“We were poor against Newhaven, but it wasn’t just that we were poor. [Newhaven] were very good. They’re a cracking side, and I think the only way to deal with us moving the ball quickly is to press high, and that’s exactly what they did.
“We need to learn from that, but fair play to Newhaven. I think to be honest, they’ll be the side to beat this year.
“But today was 100 times better. We moved the ball a lot quicker. We were fighting for the ball, whereas last week it seemed we weren’t fighting enough.
“But of course, having [Charlotte Young], with experience, in there, talking to the girls, I think that makes a massive difference for the girls to look up to, as well. I think she’s been out since she got released from Brighton, and she’s had a bit of a break.”
The Young ones
Sometimes it’s not what you know but who you know, and a chance quip, more in hope than expectation, led to the extraordinary appearance of a Premier League championship-winning footballer, who featured in seven of Brighton’s nine Super League spring-series games just a few months back, in grassroots football.
Former England Under-23 international Charlotte Young, who has played for Fulham and Reading as well as Brighton and Lewes, in her career, was released by Brighton in June as they invested heavily in talent they believe can help them to the next level – the Super League’s top tier.
Young, a teacher at Brighton’s Dorothy Stringer School and manager of Sussex Schools FA’s under-14 boys, is also looking to add to her coaching qualifications – and a chat between her and Saltdean boss McTiffen, who also coaches the Sussex under-19 girls, led to the move that is bound to take local women’s football by surprise.
McTiffen told Sent Her Forward: “The only reason she is playing for us is that she is going to be doing a Uefa B [coaching] licence. She needed a team to work with, and I’m good friends with her from Sussex [Schools FA]. I said, ‘You’re more than welcome to come down’.
He added: “She won’t be playing every week. She’ll be a part of the coaching team (which also includes former Lewes Foundation boss Martin Perkins), helping me analyse our performance, and then go from there.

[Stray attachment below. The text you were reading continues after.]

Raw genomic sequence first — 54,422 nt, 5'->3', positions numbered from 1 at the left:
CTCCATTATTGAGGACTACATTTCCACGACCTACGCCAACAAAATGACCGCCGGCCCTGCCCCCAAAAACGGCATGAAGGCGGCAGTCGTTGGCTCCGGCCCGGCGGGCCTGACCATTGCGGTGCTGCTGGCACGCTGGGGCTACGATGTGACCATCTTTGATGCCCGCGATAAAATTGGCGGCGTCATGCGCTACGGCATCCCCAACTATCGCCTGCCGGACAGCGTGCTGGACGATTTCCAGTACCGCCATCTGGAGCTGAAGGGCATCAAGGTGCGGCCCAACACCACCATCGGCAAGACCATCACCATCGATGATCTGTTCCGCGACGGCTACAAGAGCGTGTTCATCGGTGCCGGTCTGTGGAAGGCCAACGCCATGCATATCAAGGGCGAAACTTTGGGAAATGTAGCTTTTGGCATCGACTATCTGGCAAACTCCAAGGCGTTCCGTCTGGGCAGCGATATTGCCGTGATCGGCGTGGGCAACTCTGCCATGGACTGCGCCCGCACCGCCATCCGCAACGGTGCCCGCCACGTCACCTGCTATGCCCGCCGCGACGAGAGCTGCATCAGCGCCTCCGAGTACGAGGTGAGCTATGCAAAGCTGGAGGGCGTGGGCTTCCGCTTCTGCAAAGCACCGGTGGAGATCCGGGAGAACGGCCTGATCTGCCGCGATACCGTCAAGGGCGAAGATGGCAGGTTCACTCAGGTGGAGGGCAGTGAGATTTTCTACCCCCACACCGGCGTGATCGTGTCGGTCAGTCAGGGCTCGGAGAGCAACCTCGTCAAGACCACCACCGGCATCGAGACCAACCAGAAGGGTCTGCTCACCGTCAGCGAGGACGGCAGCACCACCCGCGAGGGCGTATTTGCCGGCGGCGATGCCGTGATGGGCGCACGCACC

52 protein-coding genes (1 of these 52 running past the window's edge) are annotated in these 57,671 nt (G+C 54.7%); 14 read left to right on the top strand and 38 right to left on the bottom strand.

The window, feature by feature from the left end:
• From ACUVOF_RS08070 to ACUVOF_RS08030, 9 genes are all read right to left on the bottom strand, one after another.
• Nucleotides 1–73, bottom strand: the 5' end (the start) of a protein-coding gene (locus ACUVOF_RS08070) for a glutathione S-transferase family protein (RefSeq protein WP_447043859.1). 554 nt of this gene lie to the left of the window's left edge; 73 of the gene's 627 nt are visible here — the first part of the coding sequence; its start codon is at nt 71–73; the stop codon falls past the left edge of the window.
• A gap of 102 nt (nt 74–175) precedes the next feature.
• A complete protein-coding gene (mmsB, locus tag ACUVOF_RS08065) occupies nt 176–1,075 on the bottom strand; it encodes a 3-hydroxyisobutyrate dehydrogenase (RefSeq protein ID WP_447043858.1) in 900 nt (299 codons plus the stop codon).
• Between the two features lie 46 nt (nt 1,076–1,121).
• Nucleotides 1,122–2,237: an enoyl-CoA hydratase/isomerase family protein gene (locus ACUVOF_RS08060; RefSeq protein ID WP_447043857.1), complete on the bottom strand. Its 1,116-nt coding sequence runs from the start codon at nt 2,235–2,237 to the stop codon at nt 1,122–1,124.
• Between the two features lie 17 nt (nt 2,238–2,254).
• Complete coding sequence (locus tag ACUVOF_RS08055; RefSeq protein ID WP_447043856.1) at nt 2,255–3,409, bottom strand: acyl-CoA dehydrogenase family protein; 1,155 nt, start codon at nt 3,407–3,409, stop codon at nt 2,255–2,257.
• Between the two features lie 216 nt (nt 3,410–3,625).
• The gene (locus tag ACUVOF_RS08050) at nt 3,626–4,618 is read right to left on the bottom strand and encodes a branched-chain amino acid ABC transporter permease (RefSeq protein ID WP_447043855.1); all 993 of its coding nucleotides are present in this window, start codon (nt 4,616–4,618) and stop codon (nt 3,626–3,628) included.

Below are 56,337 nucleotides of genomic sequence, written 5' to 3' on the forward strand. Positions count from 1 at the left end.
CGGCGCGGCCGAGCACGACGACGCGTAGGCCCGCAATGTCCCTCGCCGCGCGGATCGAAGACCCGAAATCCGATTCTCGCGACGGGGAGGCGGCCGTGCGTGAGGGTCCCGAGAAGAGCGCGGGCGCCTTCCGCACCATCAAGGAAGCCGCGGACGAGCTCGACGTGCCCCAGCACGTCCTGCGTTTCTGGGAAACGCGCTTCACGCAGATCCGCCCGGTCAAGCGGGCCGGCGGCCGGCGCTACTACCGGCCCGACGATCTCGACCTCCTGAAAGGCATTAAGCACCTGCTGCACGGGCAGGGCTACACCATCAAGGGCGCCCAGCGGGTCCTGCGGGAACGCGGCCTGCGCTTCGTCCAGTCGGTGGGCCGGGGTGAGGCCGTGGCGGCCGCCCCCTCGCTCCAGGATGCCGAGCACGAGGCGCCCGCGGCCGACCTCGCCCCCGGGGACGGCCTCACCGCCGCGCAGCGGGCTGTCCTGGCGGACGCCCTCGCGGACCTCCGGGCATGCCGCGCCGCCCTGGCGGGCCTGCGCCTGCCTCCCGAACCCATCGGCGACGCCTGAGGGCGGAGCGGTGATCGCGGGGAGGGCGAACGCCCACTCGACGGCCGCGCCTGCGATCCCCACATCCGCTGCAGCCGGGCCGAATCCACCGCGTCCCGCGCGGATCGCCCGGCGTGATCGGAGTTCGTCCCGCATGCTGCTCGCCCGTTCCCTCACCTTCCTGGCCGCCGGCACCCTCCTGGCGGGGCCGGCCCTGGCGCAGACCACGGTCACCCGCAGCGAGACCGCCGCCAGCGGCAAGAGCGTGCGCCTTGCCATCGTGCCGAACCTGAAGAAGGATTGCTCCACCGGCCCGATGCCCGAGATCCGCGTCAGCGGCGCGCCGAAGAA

“But of course, she’s strong on the ball. She’s experienced. She does things that the girls are still not up to. But hopefully, the girls are going to learn from her, and certainly I will, as well, as a coach.
“It was a bit of a tongue-in-cheek question a couple of weeks ago. I said, ‘Can you come and help me out at Saltdean?’ And here she was today.”
Sent Her Forward player of the match: Casey Sands (Saltdean United) 8/10
Yes, it could have been Charlotte Young. It could well have been Chloe Evans, both of whom were pivotal figures in Saltdean’s convincing win.
But Sands was once again electrifying and key to her team’s success. Her pace worries defences. She can cope with strong-armed defenders. And she is one of the best finishers I have seen in the women’s game.
Her treble brings her goal tally to 12 in five league and cup appearances for the newly formed team – and the partnership she is developing with Evans and Dayna Kingshott promises plenty more.
Young (8) had an enjoyable debut. She was composed on the ball, tigerish in the tackle and visionary in her passing. She struggled to find her range today, too often over-hitting the spectacular through-balls for her willing strikers, but her pass for Worthing’s third, from deep in her own territory into the stride of Sands, was worth her eight out of 10 alone.
At the opposite end of the experience scale, Evans (8) is a relative novice. Not yet out of her teens, the attacker is mature beyond her years. She showed her intelligence as a 15-year-old, with Lewes’s under-16 side, but her progress has stalled as she coped with a series of injuries.
But today she was back to somewhere near her dynamic best, back on the score sheet but proving a valuable provider of goals, too, with an array of uncannily perceptive passes to her strike partner.
Midfielders Dayna Kingshott (7), in an attacking role, and more defensively, Emily Towner (7) proved reliable foils for the composed Young, while the back four – in its various guises throughout the 90+ minutes – were mightily impressive – Amy Perkins (7) in particular, with some crucial headers as she gave the dangerous Emma Chrimes (7) as good as she got.
Worthing contributed to a thoroughly decent game, though. Chloe Ansell (7) impressed in midfield, as did Steph Carter (7), while Lucy Jellett (7) posed plenty of problems out wide – when she actually received the ball.
And considering the firepower they were facing, Kim Chrimes (7) and Katie Burling (7) stood out in defence.
But pick of the defenders – and unlucky not to win player-of-the-match – was the impeccable Nicole Webley (8) who could have an outstanding future ahead of her.
Sent Her Forward match rating: 7/10 A competitive and entertaining cup tie played in an exemplary sporting atmosphere.